Measurement Problem: Throughout the quantum world, we never understand the precise state of subatomic particles until we measure them since there is wave-particle duality. For example, we know the probability of where we will find an electron in an electron shell, and it doesn’t behave like an object until the instant you measure something.
Think of it in terms of Schrodinger’s cat. If we were able to put a cat in a box and attach a killing mechanism based on a quantum event, such as the decay of a radioactive atom, then we would be able to tell just by looking at the cat if the atom had decayed or was still intact.
Lock up the box, and the cat can be considered to be both dead and alive (in terms of probability) until we check that is. As soon as we see in the box, we find out whether the cat is alive or dead.
However, when it comes to quantum particles, it seems that they’re all of the options at once, and it’s the act of measuring that make the decision. It’s almost as if the cat was actually equally alive as it was dead, but it was the opening of the box that killed it (or didn’t). It’s not like the atom decayed at some point in time and killed the cat, in the quantum world, it’s almost as if the opening of the box forces that decision.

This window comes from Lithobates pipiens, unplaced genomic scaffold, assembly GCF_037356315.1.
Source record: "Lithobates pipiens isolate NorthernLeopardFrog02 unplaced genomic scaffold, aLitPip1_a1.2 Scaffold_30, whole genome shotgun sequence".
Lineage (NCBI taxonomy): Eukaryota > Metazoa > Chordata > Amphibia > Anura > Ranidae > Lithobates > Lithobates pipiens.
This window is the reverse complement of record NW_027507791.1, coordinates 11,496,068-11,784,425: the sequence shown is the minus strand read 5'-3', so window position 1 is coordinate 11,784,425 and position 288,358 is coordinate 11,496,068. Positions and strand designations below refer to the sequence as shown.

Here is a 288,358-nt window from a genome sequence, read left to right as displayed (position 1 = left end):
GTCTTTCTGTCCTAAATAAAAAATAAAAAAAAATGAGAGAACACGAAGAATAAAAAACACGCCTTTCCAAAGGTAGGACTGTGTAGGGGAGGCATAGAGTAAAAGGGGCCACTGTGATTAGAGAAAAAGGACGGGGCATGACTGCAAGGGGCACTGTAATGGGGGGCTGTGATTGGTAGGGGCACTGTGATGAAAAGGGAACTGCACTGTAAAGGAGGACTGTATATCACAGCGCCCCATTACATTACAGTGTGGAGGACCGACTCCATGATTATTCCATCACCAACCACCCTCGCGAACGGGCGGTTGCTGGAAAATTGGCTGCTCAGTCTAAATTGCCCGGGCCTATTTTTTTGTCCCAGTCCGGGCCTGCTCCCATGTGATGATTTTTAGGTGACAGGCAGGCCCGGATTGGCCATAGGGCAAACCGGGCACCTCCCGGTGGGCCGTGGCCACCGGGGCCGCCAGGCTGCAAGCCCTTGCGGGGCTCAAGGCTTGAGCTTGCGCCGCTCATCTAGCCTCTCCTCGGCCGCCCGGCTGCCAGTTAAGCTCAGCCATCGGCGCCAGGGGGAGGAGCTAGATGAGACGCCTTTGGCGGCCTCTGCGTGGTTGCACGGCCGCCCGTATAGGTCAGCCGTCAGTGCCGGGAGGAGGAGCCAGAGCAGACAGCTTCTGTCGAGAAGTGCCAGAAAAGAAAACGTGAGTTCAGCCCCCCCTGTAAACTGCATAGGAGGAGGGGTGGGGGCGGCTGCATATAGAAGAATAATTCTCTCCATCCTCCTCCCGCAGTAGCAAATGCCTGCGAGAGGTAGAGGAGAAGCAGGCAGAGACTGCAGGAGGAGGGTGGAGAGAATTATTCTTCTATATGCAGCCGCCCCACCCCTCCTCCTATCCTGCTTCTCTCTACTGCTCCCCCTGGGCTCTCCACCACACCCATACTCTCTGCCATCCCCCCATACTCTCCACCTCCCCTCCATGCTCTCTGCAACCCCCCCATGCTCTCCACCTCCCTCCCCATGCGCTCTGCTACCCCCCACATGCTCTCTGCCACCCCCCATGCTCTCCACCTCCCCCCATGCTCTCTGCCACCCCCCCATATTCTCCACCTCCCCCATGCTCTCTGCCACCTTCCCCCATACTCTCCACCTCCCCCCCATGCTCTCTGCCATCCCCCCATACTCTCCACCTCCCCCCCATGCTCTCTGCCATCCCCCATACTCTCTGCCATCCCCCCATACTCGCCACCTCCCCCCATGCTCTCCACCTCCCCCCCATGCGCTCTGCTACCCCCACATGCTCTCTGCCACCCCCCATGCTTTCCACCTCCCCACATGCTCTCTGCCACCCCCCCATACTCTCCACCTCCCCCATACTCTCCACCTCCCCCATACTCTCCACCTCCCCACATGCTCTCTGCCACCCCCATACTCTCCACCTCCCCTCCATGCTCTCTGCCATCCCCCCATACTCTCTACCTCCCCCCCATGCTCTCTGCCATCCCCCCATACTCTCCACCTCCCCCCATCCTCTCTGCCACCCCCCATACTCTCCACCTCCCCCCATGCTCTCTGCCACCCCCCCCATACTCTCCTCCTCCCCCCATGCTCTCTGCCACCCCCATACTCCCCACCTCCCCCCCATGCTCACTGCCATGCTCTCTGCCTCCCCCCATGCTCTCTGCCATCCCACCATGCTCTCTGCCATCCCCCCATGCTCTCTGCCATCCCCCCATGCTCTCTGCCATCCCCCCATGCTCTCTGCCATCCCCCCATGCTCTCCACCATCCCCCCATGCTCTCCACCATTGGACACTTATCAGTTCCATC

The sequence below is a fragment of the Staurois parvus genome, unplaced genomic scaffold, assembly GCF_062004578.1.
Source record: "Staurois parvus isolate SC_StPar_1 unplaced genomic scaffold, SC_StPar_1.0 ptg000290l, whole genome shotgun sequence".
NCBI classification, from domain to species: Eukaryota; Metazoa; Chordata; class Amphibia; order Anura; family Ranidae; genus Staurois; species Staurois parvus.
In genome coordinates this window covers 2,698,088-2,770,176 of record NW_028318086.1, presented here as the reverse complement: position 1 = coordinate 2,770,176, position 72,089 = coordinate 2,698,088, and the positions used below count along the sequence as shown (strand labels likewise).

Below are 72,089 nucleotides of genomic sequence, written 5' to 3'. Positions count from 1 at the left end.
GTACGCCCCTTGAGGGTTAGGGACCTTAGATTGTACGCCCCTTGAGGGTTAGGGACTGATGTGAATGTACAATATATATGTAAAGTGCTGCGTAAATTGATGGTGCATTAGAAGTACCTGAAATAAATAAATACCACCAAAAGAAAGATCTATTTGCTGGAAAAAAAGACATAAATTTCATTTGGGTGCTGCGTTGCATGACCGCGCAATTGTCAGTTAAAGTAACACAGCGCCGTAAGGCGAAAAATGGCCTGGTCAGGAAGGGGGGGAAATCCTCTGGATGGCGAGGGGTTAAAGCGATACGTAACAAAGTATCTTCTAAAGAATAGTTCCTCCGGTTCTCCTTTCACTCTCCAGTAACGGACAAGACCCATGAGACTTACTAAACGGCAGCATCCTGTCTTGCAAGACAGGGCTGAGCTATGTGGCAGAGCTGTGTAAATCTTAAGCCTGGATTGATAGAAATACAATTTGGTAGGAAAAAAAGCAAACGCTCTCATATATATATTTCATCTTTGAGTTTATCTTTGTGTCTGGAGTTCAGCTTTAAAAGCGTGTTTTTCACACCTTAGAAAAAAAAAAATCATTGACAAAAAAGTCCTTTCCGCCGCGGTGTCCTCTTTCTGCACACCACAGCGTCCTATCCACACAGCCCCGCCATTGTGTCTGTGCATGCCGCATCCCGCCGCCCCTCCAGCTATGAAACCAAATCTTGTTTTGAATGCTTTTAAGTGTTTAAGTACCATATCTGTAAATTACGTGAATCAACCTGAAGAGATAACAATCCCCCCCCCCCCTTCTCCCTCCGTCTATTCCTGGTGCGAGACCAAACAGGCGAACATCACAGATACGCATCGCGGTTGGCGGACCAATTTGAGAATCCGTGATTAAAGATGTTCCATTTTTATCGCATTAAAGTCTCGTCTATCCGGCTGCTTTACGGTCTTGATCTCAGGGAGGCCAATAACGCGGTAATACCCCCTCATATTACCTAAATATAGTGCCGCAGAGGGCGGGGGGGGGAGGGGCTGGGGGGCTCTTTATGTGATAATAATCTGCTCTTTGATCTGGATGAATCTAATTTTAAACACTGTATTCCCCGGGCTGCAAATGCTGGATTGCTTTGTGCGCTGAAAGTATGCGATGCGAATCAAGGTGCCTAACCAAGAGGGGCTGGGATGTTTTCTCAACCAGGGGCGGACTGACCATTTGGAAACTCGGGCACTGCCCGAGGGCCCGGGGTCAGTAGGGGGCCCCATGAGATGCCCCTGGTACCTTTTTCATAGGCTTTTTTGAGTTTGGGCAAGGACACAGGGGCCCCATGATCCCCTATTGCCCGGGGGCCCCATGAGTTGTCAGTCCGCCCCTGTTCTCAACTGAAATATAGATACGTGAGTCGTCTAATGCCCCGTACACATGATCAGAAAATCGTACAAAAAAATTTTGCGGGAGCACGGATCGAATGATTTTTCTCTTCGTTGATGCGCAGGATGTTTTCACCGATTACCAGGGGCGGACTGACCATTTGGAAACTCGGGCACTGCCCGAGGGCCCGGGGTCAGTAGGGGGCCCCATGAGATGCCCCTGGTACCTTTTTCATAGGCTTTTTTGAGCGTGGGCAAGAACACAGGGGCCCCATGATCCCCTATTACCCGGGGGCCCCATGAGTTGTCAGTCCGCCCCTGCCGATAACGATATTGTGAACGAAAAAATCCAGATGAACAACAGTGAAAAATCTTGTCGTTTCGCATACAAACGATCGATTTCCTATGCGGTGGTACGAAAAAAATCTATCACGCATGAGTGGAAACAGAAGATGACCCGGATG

This is what’s considered the measurement problem in physics, and we have no real idea as to why this is the case. Of course, no one is killing any cats when doing this, it’s more about trying to figure out if or when a wave function collapses. If you’ve read about wave-particle duality you have probably already heard of the term ‘wave function’, but if you haven’t.
Quantum particles such as electrons and photons act as if they’re waves sometimes and particles sometimes. You can read about the double-slit experiment to understand this better. However, the act of observation of an electron or a photon always seems to show them as particles. Yet, when left alone, they display the characteristics of being a wave.
This, in essence, is where the head scratching begins. Are waves that they suddenly become particles when measured (and thus their ‘wave function collapses’), or are they always particles, but just riding a wave of something unknown?
We really don’t know, and indeed the scientific community has a Nobel Prize and a standing ovation awaiting anybody who can figure it out. What we know, it’s time to walk beyond the unknown, i.e. Lygometry!